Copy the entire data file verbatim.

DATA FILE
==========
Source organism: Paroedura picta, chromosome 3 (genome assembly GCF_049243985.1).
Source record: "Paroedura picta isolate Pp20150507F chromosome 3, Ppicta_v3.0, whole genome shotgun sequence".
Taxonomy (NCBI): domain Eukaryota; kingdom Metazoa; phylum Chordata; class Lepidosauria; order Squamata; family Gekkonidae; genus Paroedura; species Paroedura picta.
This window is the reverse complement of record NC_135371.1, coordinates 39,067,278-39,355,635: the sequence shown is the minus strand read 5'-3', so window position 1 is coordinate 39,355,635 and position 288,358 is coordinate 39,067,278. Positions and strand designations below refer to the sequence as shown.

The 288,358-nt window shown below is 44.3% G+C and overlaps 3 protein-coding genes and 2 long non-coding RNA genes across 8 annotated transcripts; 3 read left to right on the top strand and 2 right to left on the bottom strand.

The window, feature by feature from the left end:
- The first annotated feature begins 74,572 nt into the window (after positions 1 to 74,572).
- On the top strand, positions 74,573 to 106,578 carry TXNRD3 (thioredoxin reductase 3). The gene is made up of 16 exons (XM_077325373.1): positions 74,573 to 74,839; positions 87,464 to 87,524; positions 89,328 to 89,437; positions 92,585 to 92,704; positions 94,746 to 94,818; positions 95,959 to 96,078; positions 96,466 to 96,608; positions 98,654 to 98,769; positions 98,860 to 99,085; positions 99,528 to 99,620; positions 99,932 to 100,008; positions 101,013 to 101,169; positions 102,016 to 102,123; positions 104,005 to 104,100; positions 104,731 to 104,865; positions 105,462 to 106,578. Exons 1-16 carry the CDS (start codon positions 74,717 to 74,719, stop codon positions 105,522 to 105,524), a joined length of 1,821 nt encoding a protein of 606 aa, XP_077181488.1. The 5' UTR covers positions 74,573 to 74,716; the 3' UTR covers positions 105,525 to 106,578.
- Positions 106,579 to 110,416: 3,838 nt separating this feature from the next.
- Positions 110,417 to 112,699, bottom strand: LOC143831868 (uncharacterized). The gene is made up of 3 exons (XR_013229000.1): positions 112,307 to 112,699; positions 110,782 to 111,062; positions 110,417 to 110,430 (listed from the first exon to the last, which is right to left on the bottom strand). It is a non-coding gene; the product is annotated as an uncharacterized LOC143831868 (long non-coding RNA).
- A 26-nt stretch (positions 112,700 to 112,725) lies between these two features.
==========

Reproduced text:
Source organism: Paroedura picta, chromosome 3 (genome assembly GCF_049243985.1).
Source record: "Paroedura picta isolate Pp20150507F chromosome 3, Ppicta_v3.0, whole genome shotgun sequence".
Taxonomy (NCBI): domain Eukaryota; kingdom Metazoa; phylum Chordata; class Lepidosauria; order Squamata; family Gekkonidae; genus Paroedura; species Paroedura picta.
This window is the reverse complement of record NC_135371.1, coordinates 39,067,278-39,355,635: the sequence shown is the minus strand read 5'-3', so window position 1 is coordinate 39,355,635 and position 288,358 is coordinate 39,067,278. Positions and strand designations below refer to the sequence as shown.

The 288,358-nt window shown below is 44.3% G+C and overlaps 3 protein-coding genes and 2 long non-coding RNA genes across 8 annotated transcripts; 3 read left to right on the top strand and 2 right to left on the bottom strand.

The window, feature by feature from the left end:
- The first annotated feature begins 74,572 nt into the window (after positions 1 to 74,572).
- On the top strand, positions 74,573 to 106,578 carry TXNRD3 (thioredoxin reductase 3). The gene is made up of 16 exons (XM_077325373.1): positions 74,573 to 74,839; positions 87,464 to 87,524; positions 89,328 to 89,437; positions 92,585 to 92,704; positions 94,746 to 94,818; positions 95,959 to 96,078; positions 96,466 to 96,608; positions 98,654 to 98,769; positions 98,860 to 99,085; positions 99,528 to 99,620; positions 99,932 to 100,008; positions 101,013 to 101,169; positions 102,016 to 102,123; positions 104,005 to 104,100; positions 104,731 to 104,865; positions 105,462 to 106,578. Exons 1-16 carry the CDS (start codon positions 74,717 to 74,719, stop codon positions 105,522 to 105,524), a joined length of 1,821 nt encoding a protein of 606 aa, XP_077181488.1. The 5' UTR covers positions 74,573 to 74,716; the 3' UTR covers positions 105,525 to 106,578.
- Positions 106,579 to 110,416: 3,838 nt separating this feature from the next.
- Positions 110,417 to 112,699, bottom strand: LOC143831868 (uncharacterized). The gene is made up of 3 exons (XR_013229000.1): positions 112,307 to 112,699; positions 110,782 to 111,062; positions 110,417 to 110,430 (listed from the first exon to the last, which is right to left on the bottom strand). It is a non-coding gene; the product is annotated as an uncharacterized LOC143831868 (long non-coding RNA).
- A 26-nt stretch (positions 112,700 to 112,725) lies between these two features.